VOIP Advantages & Disadvantages
In general, phone service via VoIP costs less than equivalent service from traditional sources but similar to alternative PSTN service providers. Some cost savings are due to using a single network to carry voice and data, especially where users have existing under-utilized network capacity they can use for VoIP at no additional cost. One must note that the maximum upstream in your Internet connection is the final throttle and service is not as good as standard telco services.
VoIP to VoIP phone calls on any provider are typically free, whilst VoIP to PSTN calls generally costs the VoIP user. Free VoIP to PSTN services are rare. A notable provider is VoIP User. There are two types of PSTN to VoIP services: DID and access numbers. DID will connect the caller directly to the VoIP user while access numbers requires the caller to input the extension number of the VoIP user. Access numbers are usually charged as a local call to the caller and free to the VoIP user while DID usually has a monthly fee. There are also DID that are free to the VoIP user but is chargeable to the caller.
VoIP can facilitate tasks that may be more difficult to achieve using traditional phone networks:
Incoming phone calls can be automatically routed to your VoIP phone, irrespective of where you are connected to the network. Take your VoIP phone with you on a trip, and anywhere you connect it to the Internet, you can receive your incoming calls.
Call center agents using VoIP phones can work from anywhere with a sufficiently fast Internet connection.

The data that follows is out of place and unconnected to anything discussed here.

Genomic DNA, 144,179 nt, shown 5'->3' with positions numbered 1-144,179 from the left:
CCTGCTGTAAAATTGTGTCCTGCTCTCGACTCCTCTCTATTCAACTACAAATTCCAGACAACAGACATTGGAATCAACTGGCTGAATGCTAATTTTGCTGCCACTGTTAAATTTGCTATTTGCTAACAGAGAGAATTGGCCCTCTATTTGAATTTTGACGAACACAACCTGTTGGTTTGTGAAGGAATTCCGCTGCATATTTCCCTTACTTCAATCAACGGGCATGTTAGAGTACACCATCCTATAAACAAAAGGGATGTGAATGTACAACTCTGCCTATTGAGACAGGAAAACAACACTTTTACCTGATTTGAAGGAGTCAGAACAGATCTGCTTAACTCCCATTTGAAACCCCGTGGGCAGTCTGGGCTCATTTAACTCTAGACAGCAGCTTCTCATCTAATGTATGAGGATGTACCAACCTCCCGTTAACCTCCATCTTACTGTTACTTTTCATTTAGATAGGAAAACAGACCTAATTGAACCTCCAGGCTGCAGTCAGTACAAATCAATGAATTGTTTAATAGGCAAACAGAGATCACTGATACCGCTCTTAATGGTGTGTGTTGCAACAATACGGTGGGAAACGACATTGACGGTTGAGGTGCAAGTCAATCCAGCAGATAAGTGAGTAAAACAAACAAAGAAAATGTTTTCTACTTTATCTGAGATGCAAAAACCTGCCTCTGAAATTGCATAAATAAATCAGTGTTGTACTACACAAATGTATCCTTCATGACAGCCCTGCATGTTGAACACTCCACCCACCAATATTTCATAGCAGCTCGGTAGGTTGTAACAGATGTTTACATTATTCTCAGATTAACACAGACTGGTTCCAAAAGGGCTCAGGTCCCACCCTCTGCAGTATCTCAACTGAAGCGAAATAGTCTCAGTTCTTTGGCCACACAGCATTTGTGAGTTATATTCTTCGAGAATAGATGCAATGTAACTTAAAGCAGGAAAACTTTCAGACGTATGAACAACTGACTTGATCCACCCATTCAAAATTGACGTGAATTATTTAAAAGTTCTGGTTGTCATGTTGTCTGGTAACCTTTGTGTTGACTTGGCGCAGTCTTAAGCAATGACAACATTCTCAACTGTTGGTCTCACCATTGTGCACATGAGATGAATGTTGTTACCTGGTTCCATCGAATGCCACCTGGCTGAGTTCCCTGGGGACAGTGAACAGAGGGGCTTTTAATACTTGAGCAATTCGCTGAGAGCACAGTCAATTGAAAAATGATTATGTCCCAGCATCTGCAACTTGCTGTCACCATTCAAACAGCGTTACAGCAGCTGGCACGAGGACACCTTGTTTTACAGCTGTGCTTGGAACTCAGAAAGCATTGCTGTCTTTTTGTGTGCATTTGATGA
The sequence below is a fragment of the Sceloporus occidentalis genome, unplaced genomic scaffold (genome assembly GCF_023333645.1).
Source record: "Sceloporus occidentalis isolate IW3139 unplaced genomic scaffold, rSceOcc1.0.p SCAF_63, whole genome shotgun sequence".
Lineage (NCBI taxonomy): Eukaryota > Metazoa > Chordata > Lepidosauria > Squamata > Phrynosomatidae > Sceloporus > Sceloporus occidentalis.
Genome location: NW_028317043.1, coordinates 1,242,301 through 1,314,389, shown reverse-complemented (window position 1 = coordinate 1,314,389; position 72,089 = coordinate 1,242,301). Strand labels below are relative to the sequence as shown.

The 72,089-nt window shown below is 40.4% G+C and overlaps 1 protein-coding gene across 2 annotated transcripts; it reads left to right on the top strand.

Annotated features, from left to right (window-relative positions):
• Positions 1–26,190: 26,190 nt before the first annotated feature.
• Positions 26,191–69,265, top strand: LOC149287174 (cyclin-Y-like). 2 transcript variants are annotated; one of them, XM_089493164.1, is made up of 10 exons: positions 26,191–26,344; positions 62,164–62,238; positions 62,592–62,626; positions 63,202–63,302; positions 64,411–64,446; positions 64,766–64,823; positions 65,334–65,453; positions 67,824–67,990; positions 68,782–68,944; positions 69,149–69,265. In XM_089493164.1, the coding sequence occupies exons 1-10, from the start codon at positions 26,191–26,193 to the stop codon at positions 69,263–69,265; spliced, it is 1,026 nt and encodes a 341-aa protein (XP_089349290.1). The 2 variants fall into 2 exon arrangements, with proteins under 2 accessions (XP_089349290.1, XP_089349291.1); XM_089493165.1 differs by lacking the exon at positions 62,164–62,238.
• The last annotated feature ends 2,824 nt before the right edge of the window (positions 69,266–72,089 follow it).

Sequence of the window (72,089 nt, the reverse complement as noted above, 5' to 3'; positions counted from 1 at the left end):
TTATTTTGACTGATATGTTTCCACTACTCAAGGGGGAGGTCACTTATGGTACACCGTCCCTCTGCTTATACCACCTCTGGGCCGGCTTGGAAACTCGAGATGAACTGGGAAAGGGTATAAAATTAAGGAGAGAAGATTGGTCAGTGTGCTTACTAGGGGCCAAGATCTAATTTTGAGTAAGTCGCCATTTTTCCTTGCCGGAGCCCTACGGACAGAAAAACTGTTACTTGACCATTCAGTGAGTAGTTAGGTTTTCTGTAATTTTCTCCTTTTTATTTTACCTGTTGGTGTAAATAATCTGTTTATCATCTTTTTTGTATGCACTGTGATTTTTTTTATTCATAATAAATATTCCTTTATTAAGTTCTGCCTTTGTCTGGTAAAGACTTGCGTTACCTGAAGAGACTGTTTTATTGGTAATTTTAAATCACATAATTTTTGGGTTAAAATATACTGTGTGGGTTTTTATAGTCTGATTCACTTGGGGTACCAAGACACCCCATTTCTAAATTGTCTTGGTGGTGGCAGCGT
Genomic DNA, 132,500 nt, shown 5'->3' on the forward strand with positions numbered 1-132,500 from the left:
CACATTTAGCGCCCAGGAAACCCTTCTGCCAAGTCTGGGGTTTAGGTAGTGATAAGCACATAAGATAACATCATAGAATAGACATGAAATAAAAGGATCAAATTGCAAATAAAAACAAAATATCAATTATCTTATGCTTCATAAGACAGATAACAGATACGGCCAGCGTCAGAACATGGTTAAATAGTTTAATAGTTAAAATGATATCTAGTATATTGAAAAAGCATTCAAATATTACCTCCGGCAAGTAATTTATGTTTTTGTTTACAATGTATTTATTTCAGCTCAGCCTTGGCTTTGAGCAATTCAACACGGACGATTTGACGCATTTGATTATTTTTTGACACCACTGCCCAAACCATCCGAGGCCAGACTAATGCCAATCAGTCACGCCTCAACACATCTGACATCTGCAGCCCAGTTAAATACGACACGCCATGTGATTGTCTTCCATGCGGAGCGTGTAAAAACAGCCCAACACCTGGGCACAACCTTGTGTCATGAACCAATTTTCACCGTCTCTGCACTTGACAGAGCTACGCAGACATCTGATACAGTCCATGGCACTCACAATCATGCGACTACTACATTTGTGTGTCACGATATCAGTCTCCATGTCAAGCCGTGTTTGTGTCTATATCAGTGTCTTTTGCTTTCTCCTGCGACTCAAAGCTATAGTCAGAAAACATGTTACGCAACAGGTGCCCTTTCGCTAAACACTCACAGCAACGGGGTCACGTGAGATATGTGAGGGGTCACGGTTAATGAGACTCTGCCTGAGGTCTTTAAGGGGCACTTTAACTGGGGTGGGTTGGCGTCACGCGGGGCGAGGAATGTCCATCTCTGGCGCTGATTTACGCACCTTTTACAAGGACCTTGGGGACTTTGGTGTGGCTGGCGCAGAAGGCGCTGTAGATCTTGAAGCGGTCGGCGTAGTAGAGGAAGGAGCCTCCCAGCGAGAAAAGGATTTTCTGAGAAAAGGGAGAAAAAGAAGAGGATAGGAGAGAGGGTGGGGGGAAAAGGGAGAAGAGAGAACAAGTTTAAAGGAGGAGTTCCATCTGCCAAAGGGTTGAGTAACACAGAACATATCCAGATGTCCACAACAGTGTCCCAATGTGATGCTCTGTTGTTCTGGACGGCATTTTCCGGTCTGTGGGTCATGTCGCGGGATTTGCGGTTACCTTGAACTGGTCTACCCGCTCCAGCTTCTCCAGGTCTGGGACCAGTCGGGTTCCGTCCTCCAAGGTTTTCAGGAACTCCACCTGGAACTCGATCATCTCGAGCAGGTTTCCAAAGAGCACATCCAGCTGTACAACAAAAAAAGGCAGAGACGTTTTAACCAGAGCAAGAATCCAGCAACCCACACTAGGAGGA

VoIP phones can integrate with other services available over the Internet, including video conversation, message or data file exchange in parallel with the conversation, audio conferencing, managing address books and passing information about whether others (e.g. friends or colleagues) are available online to interested parties.
VoIP technology still has a few shortcomings that have led some to believe that it is not ready for widespread deployment. However, many industry analysts predicted that 2005 was the "Year of Inflection," where more IP PBX ports shipped than legacy digital PBX ports.
Because IP does not provide any mechanism to ensure that data packets are delivered in sequential order, or provide any Quality of Service guarantees, VoIP implementations may face problems dealing with latency (especially if satellite circuits are involved), and jitter. They are faced with the problem of restructuring streams of received IP packets, which can come in any order and have packets delayed or missing, to ensure that the ensuing audio stream maintains a proper time consistency. This problem has been addressed by Ubicom with their StreamEngine Technology.
Another main challenge is routing VoIP traffic to traverse certain firewalls and NAT. Intermediary devices called Session Border Controllers (SBC) are often used to achieve this, though some proprietary systems such as Skype traverse firewall and NAT without a SBC by using users' computers as super node servers to route other people's calls.
Keeping packet latency acceptable can also be a problem, due to network routing time (buffering, switching) and transmission distances (more relevant under satellite links).
Conventional telephones are connected directly to telephone company phone lines, which in the event of a power failure are kept functioning by back-up generators or batteries located at the telephone exchange. However, household VoIP hardware uses broadband modems and other equipment powered by household electricity, which may be subject to outages. In order to use VoIP during a power outage, an uninterruptible power supply or a generator must be installed on the premises. It should be noted that many early adopters of VoIP are also users of other phone equipment such as PBX and cordless phone bases that also rely on power not provided by the telephone company.
Some broadband connections may have less than desirable reliability. Where IP packets are lost or delayed at any point in the network between VoIP users, there will be a momentary drop-out of voice. This is more noticeable in highly congested networks and/or where there is long distances and/or interworking between end points.